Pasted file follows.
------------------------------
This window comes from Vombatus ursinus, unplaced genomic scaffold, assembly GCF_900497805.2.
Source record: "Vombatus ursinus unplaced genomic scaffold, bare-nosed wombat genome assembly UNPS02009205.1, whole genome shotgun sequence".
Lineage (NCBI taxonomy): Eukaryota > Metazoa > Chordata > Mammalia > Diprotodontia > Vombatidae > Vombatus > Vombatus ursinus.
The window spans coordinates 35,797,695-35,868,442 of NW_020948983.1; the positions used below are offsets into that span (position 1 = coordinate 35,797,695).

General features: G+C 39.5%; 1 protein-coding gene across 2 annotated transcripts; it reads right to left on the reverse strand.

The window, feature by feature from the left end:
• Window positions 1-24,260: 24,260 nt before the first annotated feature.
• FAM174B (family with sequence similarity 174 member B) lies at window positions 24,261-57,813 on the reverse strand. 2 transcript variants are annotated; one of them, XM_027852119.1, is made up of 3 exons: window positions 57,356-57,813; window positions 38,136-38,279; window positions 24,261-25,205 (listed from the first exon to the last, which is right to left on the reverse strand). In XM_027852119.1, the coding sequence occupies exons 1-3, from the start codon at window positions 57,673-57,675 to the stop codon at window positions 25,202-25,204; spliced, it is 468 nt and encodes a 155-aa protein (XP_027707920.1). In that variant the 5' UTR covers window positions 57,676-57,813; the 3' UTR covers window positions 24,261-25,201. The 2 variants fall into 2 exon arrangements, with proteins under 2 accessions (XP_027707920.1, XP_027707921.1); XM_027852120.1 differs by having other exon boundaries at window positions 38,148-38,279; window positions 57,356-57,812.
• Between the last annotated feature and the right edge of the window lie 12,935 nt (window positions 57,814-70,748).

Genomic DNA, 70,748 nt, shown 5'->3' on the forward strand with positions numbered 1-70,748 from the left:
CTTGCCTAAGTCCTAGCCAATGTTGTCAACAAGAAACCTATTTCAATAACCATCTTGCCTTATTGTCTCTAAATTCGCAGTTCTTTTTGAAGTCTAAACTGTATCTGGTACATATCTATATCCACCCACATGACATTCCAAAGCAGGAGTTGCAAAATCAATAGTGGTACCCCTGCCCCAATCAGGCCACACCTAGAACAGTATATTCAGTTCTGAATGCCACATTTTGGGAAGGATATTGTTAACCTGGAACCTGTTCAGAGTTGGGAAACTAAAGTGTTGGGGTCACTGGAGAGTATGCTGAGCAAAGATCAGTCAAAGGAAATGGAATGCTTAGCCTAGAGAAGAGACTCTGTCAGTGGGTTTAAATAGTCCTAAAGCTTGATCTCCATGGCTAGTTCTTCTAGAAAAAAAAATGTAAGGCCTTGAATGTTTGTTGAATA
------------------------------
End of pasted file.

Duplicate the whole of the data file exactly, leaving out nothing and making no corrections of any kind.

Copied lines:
This window comes from Vombatus ursinus, unplaced genomic scaffold, assembly GCF_900497805.2.
Source record: "Vombatus ursinus unplaced genomic scaffold, bare-nosed wombat genome assembly UNPS02009205.1, whole genome shotgun sequence".
Lineage (NCBI taxonomy): Eukaryota > Metazoa > Chordata > Mammalia > Diprotodontia > Vombatidae > Vombatus > Vombatus ursinus.
The window spans coordinates 35,797,695-35,868,442 of NW_020948983.1; the positions used below are offsets into that span (position 1 = coordinate 35,797,695).

General features: G+C 39.5%; 1 protein-coding gene across 2 annotated transcripts; it reads right to left on the reverse strand.

The window, feature by feature from the left end:
• Window positions 1-24,260: 24,260 nt before the first annotated feature.
• FAM174B (family with sequence similarity 174 member B) lies at window positions 24,261-57,813 on the reverse strand. 2 transcript variants are annotated; one of them, XM_027852119.1, is made up of 3 exons: window positions 57,356-57,813; window positions 38,136-38,279; window positions 24,261-25,205 (listed from the first exon to the last, which is right to left on the reverse strand). In XM_027852119.1, the coding sequence occupies exons 1-3, from the start codon at window positions 57,673-57,675 to the stop codon at window positions 25,202-25,204; spliced, it is 468 nt and encodes a 155-aa protein (XP_027707920.1). In that variant the 5' UTR covers window positions 57,676-57,813; the 3' UTR covers window positions 24,261-25,201. The 2 variants fall into 2 exon arrangements, with proteins under 2 accessions (XP_027707920.1, XP_027707921.1); XM_027852120.1 differs by having other exon boundaries at window positions 38,148-38,279; window positions 57,356-57,812.
• Between the last annotated feature and the right edge of the window lie 12,935 nt (window positions 57,814-70,748).

Genomic DNA, 70,748 nt, shown 5'->3' on the forward strand with positions numbered 1-70,748 from the left:
CTTGCCTAAGTCCTAGCCAATGTTGTCAACAAGAAACCTATTTCAATAACCATCTTGCCTTATTGTCTCTAAATTCGCAGTTCTTTTTGAAGTCTAAACTGTATCTGGTACATATCTATATCCACCCACATGACATTCCAAAGCAGGAGTTGCAAAATCAATAGTGGTACCCCTGCCCCAATCAGGCCACACCTAGAACAGTATATTCAGTTCTGAATGCCACATTTTGGGAAGGATATTGTTAACCTGGAACCTGTTCAGAGTTGGGAAACTAAAGTGTTGGGGTCACTGGAGAGTATGCTGAGCAAAGATCAGTCAAAGGAAATGGAATGCTTAGCCTAGAGAAGAGACTCTGTCAGTGGGTTTAAATAGTCCTAAAGCTTGATCTCCATGGCTAGTTCTTCTAGAAAAAAAAATGTAAGGCCTTGAATGTTTGTTGAATA